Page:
Sunday, June 17, 2012

Jack Kerouac's Headless Hat; or, Issa's Sunday Service, #130

all day
    wearing a hat
that wasn't on my head
Jack Kerouac

My reading of late is strictly in the history of English language haiku and I was extremely pleased to run across praise for Jack's early work in the form by no less a luminary than Cor van den Heuvel (in his volume, Baseball Haiku).  Going through Jack's Book of Haikus (tangentially to the writing project I've been working on) once more, very slowly, has been a true delight.

Here's a little Sunday something that deserves to be #130 on Issa's Sunday Service - it's got the cred - but let's just enjoy for now, eh?  I was going to use the Blues Project's more well-known rendition but the legendary composer, Eric Andersen, didn't trim the lyrics back, so I went that way.

And they, those lyrics, are gorgeous ...

(P.S. Because the connections just never seem to stop, I just stumbled on the fact that Andersen was born in Pittsburgh, PA, and that he contributed "The Brooklyn Bridge Blues: Chorus 10," from The Book of Dharmas, for the Kicks Joy Darkness compilation, on the work of Jack Kerouac.  Oh, yeah.)

Violets of Dawn - Eric Andersen

Take me to the night
I'm tippin' topsy turvy turning upside down
Hold me tight and whisper what you wish
For there is no one here around
Oh you may sing song me sweet smiles
Regardless of the city's careless frown

Come watch the no colors fade blazing
Into petal sprays of Violets of Dawn

In blindful wonderments enchantments
You can lift my wings softly to fly
Your eyes are like swift fingers reaching out
Into the pockets of my night
Whirling twirling puppy warm
before the flashing cloaks of darkness gone

Come see the no colors fade blazing
Into petal sprays of Violets of Dawn

Some Prince Charming I'll be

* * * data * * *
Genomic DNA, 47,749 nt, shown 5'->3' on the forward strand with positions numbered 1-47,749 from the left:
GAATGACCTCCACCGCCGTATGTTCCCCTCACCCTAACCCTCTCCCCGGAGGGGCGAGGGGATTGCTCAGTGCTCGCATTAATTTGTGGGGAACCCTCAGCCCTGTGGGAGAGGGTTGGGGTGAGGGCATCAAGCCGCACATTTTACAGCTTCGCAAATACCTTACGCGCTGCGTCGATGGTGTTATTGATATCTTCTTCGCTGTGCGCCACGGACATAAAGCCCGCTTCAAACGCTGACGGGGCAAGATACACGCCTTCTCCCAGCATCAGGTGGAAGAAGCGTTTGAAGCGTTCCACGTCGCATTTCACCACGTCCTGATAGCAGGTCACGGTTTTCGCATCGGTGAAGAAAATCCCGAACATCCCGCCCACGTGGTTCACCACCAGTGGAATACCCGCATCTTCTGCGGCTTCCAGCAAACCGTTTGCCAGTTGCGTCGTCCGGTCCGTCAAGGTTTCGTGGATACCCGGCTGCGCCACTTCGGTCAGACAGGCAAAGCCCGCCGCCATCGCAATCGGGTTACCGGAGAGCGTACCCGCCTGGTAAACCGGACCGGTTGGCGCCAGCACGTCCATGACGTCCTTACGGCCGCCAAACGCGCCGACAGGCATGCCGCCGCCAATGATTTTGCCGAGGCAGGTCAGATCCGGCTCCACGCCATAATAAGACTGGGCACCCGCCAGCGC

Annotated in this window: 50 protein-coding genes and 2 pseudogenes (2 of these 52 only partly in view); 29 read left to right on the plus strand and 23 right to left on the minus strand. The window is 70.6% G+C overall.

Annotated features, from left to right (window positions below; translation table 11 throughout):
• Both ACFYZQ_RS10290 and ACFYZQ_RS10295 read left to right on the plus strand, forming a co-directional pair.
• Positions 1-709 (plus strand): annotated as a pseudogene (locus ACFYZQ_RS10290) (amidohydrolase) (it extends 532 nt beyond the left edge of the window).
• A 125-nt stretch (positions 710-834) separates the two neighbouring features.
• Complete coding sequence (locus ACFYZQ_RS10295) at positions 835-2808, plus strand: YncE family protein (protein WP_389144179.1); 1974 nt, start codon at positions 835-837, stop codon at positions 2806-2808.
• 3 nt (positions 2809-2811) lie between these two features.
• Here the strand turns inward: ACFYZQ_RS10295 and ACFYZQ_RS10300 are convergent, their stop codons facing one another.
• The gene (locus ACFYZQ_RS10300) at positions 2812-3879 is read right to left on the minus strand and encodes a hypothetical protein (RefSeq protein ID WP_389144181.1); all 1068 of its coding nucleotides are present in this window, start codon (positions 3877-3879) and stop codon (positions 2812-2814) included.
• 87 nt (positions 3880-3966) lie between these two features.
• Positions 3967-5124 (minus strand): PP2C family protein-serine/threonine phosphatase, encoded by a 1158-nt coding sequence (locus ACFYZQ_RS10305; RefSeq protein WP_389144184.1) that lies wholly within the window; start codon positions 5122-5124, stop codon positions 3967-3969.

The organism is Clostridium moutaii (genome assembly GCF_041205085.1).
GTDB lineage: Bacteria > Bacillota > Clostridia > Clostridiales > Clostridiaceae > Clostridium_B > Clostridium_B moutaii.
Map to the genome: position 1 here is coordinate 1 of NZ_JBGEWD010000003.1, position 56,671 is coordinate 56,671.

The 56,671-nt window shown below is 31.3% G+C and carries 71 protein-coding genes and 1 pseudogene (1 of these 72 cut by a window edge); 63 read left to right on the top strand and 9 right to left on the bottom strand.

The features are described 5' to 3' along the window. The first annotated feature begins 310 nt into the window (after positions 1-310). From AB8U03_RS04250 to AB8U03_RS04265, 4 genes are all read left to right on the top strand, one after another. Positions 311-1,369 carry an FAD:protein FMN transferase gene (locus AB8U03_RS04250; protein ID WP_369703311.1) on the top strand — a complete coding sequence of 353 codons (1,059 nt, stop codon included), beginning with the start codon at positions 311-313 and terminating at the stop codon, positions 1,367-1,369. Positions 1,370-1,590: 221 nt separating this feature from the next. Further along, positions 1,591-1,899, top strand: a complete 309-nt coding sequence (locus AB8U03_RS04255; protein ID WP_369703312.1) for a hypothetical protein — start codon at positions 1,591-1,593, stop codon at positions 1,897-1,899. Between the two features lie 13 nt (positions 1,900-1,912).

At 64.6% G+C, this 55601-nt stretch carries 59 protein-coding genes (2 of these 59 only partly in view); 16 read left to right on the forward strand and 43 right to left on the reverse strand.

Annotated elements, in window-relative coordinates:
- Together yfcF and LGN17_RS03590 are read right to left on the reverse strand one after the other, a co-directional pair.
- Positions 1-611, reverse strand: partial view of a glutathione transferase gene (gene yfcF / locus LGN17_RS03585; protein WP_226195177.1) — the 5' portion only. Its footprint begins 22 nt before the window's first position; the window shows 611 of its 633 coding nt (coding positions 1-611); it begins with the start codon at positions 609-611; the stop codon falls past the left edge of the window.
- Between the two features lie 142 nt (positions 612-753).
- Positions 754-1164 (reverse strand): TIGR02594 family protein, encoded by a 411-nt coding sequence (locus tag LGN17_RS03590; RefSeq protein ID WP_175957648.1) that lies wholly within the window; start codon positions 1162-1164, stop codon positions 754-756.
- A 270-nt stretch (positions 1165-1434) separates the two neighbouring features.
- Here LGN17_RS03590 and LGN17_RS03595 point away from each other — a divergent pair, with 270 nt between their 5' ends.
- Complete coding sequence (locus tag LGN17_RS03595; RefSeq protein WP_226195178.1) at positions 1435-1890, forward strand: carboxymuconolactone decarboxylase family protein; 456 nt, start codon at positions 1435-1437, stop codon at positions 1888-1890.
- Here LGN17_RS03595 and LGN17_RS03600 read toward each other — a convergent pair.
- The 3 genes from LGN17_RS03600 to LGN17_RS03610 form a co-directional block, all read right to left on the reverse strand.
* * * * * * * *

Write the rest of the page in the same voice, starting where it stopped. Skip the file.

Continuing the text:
On two white steeds to bring you
dappled diamond crowns
And climb your tower Sleeping Beauty
Before you ever know I've left the ground
You can wear a Cinderella Snow White
Alice Wonderland-ed gown

Come watch the no colors fade blazing
Into petal sprays of Violets of Dawn

But if I seem to wander off in dream like looks
Please let me settle slowly
It's only me just staring out at you
A seeming stranger speaking holy

I don't mean to wake you up
it's only loneliness just coming on

So let the no colors fade blazing
into petal sprays Of Violets Of Dawn

Like shadows bursting into mist
Behind the echoes of this nonsense song
It's just chasing whispering trail
Of secret steps see them laughing on
There's magic in the sleepiness of waking
to a childish sounding yawn

Come watch the no colors fade blazing
Into petal sprays of Violets of Dawn.

the little boy
tumbling all day...
translated by David G. Lanoue

Photo by Samalah


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Go to the LitRock web site for a list of all 129 songs


Charles Gramlich said...

I didn't care for Kerouac's "On the Road" so originally had no interest in his haiku. Then a friend and haiku poet named David Lanoue talked about Kerouac's work and so I did read some. Much, much better than his prose it seems to me.

Issa's Untidy Hut said...

Glad you like the haiku, Charles.

Issa's Untidy Hut said...


Somehow in approving your post, it went, poof, off to that bottomless pit of soundless cyberspace. Thanks for the note on Village days, Andersen and Ted and how lyricism, in so many of its forms, was not a dirty word not all that long ago.


Issa's Untidy Hut said...


Eric Andersen was a fixture on the Village folk club scene during my ragged Downtown habitation, and I went to see him perform many times, often with fellow poets -- Ted Berrigan in particular was a great fan. And Violets of Dawn is THE song that brings that curiously remote now (in its innocence) time back most vividly... a time when "lyrical" had not yet become a term of derision.

(mistakenly deleted post from TC)